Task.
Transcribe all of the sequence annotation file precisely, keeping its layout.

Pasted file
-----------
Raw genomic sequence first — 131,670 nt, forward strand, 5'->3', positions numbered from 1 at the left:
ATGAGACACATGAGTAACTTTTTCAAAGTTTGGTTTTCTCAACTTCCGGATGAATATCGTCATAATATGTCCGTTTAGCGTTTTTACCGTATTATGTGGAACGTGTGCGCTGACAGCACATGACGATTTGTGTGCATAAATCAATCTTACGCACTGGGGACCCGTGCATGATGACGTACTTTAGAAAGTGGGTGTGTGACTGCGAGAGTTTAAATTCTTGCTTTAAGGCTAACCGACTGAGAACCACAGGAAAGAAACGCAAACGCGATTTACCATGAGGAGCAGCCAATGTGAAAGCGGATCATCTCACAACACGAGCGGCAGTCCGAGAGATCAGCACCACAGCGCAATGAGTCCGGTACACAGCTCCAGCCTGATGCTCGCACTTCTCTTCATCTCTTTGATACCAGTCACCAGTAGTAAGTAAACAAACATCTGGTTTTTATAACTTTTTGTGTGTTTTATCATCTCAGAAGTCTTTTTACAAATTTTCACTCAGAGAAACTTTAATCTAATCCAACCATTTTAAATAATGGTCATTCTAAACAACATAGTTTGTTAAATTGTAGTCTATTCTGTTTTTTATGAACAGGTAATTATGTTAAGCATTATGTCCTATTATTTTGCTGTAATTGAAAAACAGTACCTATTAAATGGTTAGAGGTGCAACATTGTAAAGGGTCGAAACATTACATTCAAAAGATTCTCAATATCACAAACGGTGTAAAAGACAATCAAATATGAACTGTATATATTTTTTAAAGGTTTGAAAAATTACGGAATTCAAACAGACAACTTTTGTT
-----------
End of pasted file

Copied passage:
Raw genomic sequence first — 131,670 nt, forward strand, 5'->3', positions numbered from 1 at the left:
ATGAGACACATGAGTAACTTTTTCAAAGTTTGGTTTTCTCAACTTCCGGATGAATATCGTCATAATATGTCCGTTTAGCGTTTTTACCGTATTATGTGGAACGTGTGCGCTGACAGCACATGACGATTTGTGTGCATAAATCAATCTTACGCACTGGGGACCCGTGCATGATGACGTACTTTAGAAAGTGGGTGTGTGACTGCGAGAGTTTAAATTCTTGCTTTAAGGCTAACCGACTGAGAACCACAGGAAAGAAACGCAAACGCGATTTACCATGAGGAGCAGCCAATGTGAAAGCGGATCATCTCACAACACGAGCGGCAGTCCGAGAGATCAGCACCACAGCGCAATGAGTCCGGTACACAGCTCCAGCCTGATGCTCGCACTTCTCTTCATCTCTTTGATACCAGTCACCAGTAGTAAGTAAACAAACATCTGGTTTTTATAACTTTTTGTGTGTTTTATCATCTCAGAAGTCTTTTTACAAATTTTCACTCAGAGAAACTTTAATCTAATCCAACCATTTTAAATAATGGTCATTCTAAACAACATAGTTTGTTAAATTGTAGTCTATTCTGTTTTTTATGAACAGGTAATTATGTTAAGCATTATGTCCTATTATTTTGCTGTAATTGAAAAACAGTACCTATTAAATGGTTAGAGGTGCAACATTGTAAAGGGTCGAAACATTACATTCAAAAGATTCTCAATATCACAAACGGTGTAAAAGACAATCAAATATGAACTGTATATATTTTTTAAAGGTTTGAAAAATTACGGAATTCAAACAGACAACTTTTGTT